Brandon Kintzler (RHP, MIA, A health) isn’t being drafted all that highly despite being the presumptive closer for the Marlins. His pedestrian skills are the likely reason, but there’s also an extensive injury history to consider. He’s hit the IL in five of the past eight seasons, including a trip in 2019 for pectoral inflammation. Most of the IL trips were short, though he did miss three months in 2015 for knee tendinitis. He’s also 35, an age at which declines can be quick. He’s not an extreme risk, but he’s also not a safe pick.

Jeff McNeil (2B/OF, NYM, A health) broke his wrist the last week of September, an injury that likely would have cost him eight weeks of the regular season. Given that it’s a trauma injury (he was hit by a pitch), it’s not as much of a worry as a soft-tissue injury might have been, but it’s still a factor that needs to be considered. If the broken wrist was factored in, he’d probably be a C health, which does raise his risk some.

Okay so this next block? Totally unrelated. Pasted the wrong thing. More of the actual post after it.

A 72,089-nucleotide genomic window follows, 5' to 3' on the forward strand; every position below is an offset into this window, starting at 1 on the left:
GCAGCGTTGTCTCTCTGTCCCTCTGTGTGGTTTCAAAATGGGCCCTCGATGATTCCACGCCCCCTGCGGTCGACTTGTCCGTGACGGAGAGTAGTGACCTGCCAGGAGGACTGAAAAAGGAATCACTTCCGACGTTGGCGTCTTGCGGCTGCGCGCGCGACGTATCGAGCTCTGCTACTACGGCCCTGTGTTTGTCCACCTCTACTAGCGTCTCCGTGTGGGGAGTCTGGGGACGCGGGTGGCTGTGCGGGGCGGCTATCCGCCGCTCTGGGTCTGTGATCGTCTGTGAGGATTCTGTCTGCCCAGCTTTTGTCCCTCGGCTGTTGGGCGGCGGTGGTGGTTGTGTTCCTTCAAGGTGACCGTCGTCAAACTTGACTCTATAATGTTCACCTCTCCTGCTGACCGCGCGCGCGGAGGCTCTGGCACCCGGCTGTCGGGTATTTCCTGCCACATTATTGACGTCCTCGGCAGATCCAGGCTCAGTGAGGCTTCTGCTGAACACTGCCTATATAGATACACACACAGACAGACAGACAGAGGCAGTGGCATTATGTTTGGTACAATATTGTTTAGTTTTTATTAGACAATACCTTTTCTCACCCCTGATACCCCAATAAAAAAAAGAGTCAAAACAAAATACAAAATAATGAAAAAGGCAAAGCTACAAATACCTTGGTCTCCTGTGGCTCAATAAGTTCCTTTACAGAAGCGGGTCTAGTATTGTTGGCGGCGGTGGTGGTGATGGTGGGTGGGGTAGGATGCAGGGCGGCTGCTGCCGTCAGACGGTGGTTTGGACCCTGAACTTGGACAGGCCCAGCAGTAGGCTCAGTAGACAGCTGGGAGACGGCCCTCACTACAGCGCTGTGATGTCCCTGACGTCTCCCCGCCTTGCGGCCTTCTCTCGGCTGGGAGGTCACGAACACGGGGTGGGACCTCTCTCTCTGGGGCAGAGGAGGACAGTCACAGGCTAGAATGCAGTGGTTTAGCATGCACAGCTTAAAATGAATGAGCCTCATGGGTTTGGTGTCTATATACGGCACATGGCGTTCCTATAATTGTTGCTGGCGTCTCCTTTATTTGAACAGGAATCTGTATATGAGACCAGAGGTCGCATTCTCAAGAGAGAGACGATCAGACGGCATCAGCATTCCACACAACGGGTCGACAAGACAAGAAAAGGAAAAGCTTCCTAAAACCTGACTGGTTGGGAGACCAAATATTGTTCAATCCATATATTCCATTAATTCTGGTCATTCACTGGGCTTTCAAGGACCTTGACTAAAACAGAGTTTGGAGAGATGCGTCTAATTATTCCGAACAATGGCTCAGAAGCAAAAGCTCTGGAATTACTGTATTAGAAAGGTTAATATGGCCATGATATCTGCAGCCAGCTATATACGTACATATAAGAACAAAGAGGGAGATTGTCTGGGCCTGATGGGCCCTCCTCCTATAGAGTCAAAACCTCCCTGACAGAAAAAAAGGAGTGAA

Christian Yelich (OF, MIL, A health) fouled a ball off his kneecap in September, an injury that would have cost him several months on the IL had it occurred earlier. That alone would have pushed him to a C health score. However, that was really a freak injury and probably shouldn’t be held against him. The greater concern is that he’s had a series of back issues over the past several seasons. None have kept him out for more than a few games, so there’s no IL record to follow, but they are a concern. It appears that he knows how to manage his health, but as he ages, he may be less able to manage. It’s not a serious concern yet, but you need to consider the risk when drafting him.